The water needs of a runner depend on many factors including pace, distance, environmental conditions and personal preference. Trek Tech explores the range of hydration system options available for those on the move.
When one states that he’s a runner, it can mean many things. A “runner” can range from those running for 3 miles at a 10 min/mile pace to the competitive, slightly crazy, ultra-marathoner pounding out 50’s and 100’s. Regardless of the distance, every runner must stay hydrated and has to choose how to do so. Trek Tech has completed a week of hydration system reviews for the runner. A summary of the findings have been assembled below. Happy Friday!
(1) Alhambra, 5-gallon Water Bottle, $8/bottle with 1-yr contract, www.alhambrawater.com.
The 5-Gallon Water Bottle provides a minimalist approach (no securing straps or buckles) to the runner looking for the maximum volume of water (640 oz.). This bottle is ideal for those training for the North American Wife Carrying Contest and those looking to engage in small talk with their co-runners. The bottle is incredibly heavy at 42 lbs and the no-cap design is just plain wasteful.
(2) CamelBak, Ultra LR Vest, $130, www.shop.camelbak.com.
The CamelBak Ultra LR Vest is unique as it moves the water bladder (70 oz.) from your back to your lumbar region, offering ultimate stability and limited movement of the bladder while running. The rear overflow storage compartment supplies plenty of room to store extra nutrition and gear. The vest is ideal for those running 20+ miles with limited or no potable water sources along the way.
(3) CamelBak, Arc4, $60, www.shop.camelbak.com.
Like Shakira, the CamelBak Arc4 will assure all others that your hips don’t lie. The four 8oz Podium ARC bottles (32 oz total capacity) shake the belt right off of the runner, rendering it useless. The amazing leak-proof mouth design of the bottles dang near redeems the entire hydration system.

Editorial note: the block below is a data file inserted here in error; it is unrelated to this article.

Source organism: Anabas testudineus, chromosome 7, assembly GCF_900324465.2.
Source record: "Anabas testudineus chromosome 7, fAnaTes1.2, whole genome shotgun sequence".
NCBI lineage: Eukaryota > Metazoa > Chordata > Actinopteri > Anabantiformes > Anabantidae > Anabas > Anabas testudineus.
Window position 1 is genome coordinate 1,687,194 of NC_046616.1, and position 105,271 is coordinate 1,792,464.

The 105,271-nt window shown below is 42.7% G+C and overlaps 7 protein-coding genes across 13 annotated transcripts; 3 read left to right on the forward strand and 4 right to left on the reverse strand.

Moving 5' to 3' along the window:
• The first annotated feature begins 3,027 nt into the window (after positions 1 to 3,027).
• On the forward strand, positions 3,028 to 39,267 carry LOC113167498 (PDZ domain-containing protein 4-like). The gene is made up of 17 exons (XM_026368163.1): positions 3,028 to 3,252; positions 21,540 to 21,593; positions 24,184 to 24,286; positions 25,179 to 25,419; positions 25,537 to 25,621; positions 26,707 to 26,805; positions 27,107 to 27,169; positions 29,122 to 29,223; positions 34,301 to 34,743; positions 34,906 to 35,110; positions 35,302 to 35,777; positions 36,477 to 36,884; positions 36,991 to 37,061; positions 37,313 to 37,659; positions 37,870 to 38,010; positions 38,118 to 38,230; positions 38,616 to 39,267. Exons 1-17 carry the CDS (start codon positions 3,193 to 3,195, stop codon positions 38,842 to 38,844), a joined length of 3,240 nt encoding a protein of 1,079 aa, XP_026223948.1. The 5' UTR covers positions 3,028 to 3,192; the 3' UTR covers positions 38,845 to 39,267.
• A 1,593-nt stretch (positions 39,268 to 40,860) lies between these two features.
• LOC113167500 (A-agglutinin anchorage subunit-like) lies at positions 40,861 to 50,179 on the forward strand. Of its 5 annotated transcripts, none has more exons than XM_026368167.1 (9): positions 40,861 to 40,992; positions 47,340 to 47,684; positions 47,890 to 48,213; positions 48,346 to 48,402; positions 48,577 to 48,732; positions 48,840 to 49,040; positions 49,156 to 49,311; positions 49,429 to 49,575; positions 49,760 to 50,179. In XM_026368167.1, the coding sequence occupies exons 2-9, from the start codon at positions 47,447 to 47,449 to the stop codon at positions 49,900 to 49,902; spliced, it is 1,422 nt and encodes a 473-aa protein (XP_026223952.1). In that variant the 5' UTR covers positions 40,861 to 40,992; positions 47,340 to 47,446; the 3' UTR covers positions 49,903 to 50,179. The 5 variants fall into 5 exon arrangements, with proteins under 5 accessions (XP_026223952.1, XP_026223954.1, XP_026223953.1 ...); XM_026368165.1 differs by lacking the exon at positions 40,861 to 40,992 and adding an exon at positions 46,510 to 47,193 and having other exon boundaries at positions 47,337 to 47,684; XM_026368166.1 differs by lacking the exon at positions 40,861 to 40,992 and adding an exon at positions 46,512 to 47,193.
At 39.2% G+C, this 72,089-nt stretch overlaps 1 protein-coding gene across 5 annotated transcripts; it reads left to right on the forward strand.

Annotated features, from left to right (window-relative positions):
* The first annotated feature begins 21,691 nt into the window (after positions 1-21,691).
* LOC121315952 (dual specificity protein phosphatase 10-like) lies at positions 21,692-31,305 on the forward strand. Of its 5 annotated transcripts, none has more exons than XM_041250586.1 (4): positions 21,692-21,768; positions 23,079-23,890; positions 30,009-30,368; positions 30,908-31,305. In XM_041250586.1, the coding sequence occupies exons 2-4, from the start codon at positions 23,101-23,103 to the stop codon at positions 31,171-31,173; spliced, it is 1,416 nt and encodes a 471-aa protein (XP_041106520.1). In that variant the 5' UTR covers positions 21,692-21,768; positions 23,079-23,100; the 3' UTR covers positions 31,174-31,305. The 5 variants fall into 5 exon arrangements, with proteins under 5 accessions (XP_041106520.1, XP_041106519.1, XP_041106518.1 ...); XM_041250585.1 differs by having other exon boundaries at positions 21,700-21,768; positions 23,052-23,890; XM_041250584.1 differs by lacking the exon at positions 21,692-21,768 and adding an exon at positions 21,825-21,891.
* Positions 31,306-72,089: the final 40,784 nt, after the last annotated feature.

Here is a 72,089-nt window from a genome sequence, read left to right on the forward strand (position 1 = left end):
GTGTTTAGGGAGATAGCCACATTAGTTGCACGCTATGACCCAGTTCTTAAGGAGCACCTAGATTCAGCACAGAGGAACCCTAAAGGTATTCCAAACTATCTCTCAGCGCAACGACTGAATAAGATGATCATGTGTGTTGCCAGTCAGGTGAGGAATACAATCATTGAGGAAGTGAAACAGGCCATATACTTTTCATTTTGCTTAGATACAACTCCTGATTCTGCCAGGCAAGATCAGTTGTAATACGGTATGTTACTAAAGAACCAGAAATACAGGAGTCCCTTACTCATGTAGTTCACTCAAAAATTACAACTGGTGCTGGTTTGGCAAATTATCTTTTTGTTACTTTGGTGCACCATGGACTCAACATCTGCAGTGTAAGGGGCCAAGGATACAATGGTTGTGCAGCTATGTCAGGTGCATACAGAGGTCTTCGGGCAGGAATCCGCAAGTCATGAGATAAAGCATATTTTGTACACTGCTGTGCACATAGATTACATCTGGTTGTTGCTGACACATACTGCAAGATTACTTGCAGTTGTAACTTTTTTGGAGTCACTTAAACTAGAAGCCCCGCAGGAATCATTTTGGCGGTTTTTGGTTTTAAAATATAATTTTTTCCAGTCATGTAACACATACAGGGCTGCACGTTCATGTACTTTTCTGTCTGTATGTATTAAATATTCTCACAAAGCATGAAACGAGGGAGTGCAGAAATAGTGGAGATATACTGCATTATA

(4) Nathan Sports, Quickdraw Plus, $25, www.nathansports.com.
By far, the Quickdraw Plus takes the cake in the hydration system review. The strap-on water bottle holds 22 oz of water and offers just enough room in the exterior pocket to hold an energy bar, keys and an ID. The ambidextrous handstrap design provides a means to switch the bottle from hand to hand minimizing shoulder fatigue and numb fingers. The Quickdraw Plus is ideal for those running for up to 1.5 hours without an additional water source available.
(5) No-Tech, Plan Ahead, $0.
Though Trek Tech is all about using cool gear while Chugging Life and getting outside, the No-Tech option should be considered as well. Think ahead. Drink 16-24 oz of water 2 hours and again 15 minutes prior to a run. This routine will meet your body’s hydration needs for most runs under 60 minutes. The No-Tech option is the lightest and cheapest hydration system of those reviewed.
Don’t be afraid of the blistering heat this summer, get out and run. Choose your hydration system wisely and avoid ochre-colored urine.